Sleep Disorders: 3 Tips to Help Your Child Fall Asleep

SleepDisorderMainIf the only way your child knows how to fall asleep is for you to rock him, let him sleep in your bed or rub his back, then chances are he has a sleep-onset association disorder — a sleep disorder where a child’s ability to fall asleep is connected to something in his environment.

“Kids, and adults, often wake up multiple times each night; they just don’t remember it because they go right back to sleep,” says Psychologist and Sleep Disorders Expert William David Brown, Ph.D., from Children’s Medical Center.

When a child has a sleep-onset association disorder and needs an environmental factor (such as you) to get back to sleep, he will cry, fuss or do whatever he has to do to get you back in the room so you can help him get back to sleep.

According to Dr. Brown, the best way to treat a sleep-onset association disorder is with the Extinction Method (often called the “cry it out method“); however, some parents have a hard time with it and elect to follow one of the other, less upsetting methods. These methods are designed to teach your child to fall asleep independently at all sleep times.

Tips to Teach Your Child to Fall Asleep

1. Extinction
You want your child to become self-soothing, and the best way to do that is to put the child to bed and ignore him until morning, with the exception of safety checks or illness checks.
2.Graduated Extinction

a) Develop a bedtime routine (e.g., bath, pajamas, book, bed).

b) Leave the room after putting the child to bed.

c) If your child is protesting or fussing, go in on a fixed schedule (e.g., after the first five minutes, then 10 minutes, then 15 minutes).

d) Keep your interactions minimal when you go in the room. For example, just say, “It’s bedtime,” and then leave the room.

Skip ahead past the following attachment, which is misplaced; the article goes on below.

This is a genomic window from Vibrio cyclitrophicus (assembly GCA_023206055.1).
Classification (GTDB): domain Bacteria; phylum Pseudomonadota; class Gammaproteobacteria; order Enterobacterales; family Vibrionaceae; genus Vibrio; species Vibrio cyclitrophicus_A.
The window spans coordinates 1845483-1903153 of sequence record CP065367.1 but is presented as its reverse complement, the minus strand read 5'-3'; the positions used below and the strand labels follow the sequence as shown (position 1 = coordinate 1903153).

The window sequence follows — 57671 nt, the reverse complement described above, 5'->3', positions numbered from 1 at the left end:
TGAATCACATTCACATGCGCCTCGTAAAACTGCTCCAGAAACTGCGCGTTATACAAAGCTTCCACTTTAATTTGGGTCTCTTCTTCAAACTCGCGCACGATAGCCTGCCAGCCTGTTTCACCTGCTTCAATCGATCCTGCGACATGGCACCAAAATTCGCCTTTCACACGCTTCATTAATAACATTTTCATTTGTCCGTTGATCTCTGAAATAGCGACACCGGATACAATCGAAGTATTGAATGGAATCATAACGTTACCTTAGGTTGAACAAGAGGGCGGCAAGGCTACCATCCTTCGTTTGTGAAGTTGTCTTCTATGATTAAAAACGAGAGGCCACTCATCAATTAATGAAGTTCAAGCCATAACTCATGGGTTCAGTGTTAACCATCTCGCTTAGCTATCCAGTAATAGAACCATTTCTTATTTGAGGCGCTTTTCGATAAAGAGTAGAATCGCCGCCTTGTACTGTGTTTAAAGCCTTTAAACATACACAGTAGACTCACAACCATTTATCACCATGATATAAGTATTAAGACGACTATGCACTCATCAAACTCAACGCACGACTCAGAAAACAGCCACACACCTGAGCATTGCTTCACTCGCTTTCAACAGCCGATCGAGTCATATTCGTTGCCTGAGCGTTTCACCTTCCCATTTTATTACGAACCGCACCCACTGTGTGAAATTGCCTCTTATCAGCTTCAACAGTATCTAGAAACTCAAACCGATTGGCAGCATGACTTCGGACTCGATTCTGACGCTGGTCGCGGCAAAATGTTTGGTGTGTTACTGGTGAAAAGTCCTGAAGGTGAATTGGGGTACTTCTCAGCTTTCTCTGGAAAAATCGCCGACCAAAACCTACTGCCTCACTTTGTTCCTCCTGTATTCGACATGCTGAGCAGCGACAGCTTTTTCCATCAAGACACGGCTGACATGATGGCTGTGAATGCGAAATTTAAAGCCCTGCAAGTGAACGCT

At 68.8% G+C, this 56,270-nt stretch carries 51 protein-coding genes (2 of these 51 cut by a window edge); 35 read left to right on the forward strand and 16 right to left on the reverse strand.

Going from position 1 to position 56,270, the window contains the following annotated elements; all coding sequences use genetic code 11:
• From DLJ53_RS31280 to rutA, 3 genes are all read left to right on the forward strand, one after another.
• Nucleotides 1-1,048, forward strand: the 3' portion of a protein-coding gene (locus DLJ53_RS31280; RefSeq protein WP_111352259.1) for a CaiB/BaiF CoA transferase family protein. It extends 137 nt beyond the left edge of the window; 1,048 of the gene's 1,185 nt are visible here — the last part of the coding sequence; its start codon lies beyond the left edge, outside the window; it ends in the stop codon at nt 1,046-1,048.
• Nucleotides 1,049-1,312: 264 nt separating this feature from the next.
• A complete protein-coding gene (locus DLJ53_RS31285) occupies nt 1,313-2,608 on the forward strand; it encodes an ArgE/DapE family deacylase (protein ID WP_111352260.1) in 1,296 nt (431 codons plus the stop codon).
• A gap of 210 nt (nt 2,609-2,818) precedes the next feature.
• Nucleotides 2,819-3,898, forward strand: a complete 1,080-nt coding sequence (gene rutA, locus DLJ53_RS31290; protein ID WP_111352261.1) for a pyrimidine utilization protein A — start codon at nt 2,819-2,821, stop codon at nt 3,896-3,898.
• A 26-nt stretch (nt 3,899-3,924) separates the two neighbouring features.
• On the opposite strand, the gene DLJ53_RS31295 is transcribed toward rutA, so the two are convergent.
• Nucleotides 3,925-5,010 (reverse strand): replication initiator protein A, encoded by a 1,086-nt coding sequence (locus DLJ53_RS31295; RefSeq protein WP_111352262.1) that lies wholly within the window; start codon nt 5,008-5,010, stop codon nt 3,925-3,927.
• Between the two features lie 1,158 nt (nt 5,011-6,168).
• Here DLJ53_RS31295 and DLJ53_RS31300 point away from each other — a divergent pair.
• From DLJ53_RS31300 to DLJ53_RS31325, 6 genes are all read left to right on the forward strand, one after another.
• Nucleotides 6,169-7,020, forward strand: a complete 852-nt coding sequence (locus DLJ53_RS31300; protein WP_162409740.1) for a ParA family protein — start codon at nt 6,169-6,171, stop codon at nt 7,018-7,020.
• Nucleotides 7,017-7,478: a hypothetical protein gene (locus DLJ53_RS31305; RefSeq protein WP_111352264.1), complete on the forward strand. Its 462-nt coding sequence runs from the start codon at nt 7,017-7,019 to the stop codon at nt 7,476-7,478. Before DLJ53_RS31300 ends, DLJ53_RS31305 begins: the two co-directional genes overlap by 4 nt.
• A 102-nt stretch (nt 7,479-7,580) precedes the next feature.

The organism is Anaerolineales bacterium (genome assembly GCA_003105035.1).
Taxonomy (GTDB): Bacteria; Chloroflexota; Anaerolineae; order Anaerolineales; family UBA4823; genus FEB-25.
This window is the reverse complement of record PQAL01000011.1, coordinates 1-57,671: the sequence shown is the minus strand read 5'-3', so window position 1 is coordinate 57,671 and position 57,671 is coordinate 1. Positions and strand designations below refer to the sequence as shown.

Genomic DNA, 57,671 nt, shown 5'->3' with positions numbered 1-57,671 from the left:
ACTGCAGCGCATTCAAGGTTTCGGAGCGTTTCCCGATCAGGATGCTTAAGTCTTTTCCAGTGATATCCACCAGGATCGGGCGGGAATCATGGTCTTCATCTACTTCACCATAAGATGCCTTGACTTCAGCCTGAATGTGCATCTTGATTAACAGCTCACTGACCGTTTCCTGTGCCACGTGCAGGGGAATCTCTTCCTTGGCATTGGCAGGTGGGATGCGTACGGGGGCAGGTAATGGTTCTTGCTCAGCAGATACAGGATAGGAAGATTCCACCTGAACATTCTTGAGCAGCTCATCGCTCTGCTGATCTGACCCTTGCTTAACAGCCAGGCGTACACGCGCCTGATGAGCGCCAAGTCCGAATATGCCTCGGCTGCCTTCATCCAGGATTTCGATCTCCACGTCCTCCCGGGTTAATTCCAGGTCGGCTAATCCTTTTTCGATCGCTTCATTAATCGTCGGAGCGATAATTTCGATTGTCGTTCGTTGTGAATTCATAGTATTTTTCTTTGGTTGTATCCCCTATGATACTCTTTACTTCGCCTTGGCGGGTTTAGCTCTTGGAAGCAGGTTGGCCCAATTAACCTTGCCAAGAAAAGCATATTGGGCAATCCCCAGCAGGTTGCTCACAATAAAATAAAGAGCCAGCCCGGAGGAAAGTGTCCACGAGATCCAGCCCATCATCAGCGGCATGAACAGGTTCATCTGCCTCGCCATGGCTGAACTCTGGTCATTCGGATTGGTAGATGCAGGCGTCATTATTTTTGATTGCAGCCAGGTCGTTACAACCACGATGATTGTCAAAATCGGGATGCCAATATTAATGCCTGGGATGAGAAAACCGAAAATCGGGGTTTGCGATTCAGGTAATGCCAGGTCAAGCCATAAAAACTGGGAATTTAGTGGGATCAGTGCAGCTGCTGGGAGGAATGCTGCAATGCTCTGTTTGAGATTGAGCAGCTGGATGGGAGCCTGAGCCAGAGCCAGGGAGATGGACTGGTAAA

e) Gradually move to longer intervals before entering or re-entering the room.

3."Bed Time Pass"
Another method that may help with the treatment of sleep-onset association disorder is to offer the child a bedtime pass. Let your child make his own pass, then explain to him that it can be used to get up one time during the night for any reason. If he gets up, he has to give up the pass and can’t get it back until the next night. After a while, your child will start to hoard the pass because he’s afraid he might need it later.
Dr. Brown says that while these treatment methods are very effective, parents should expect the behavior to get worse before it gets better. “Stick with it,” he says. “If the behavior gets worse at first, that means it’s working.”

Leave us a comment to tell us about how you help your child to fall asleep.

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One Response to Sleep Disorders: 3 Tips to Help Your Child Fall Asleep

  1. Kristina February 27, 2014 at 11:48 am #

    What is wrong with your child needing help going to sleep? They’re children. Most adults in a relationship would agree they sleep better when their significant other is at home, aka in the bed with them. Why are “experts” so adamant that children learn how to sleep in a room alone when their parents don’t sleep in a room by themselves? Kinda backwards don’t you think? All children, at some point, when they are ready will put themselves to bed, why force it? They grow up so quickly, why waste what precious little time you have in these stages with bed time fights? Rock them. Snuggle with them. Read to them. Rub their backs. Give them a pallet in your room. They’ll outgrow it. Let them be children and get as much touch time with you as they want. When they’re teens you’ll miss their warm little snuggles sitting on your lap before bed time.

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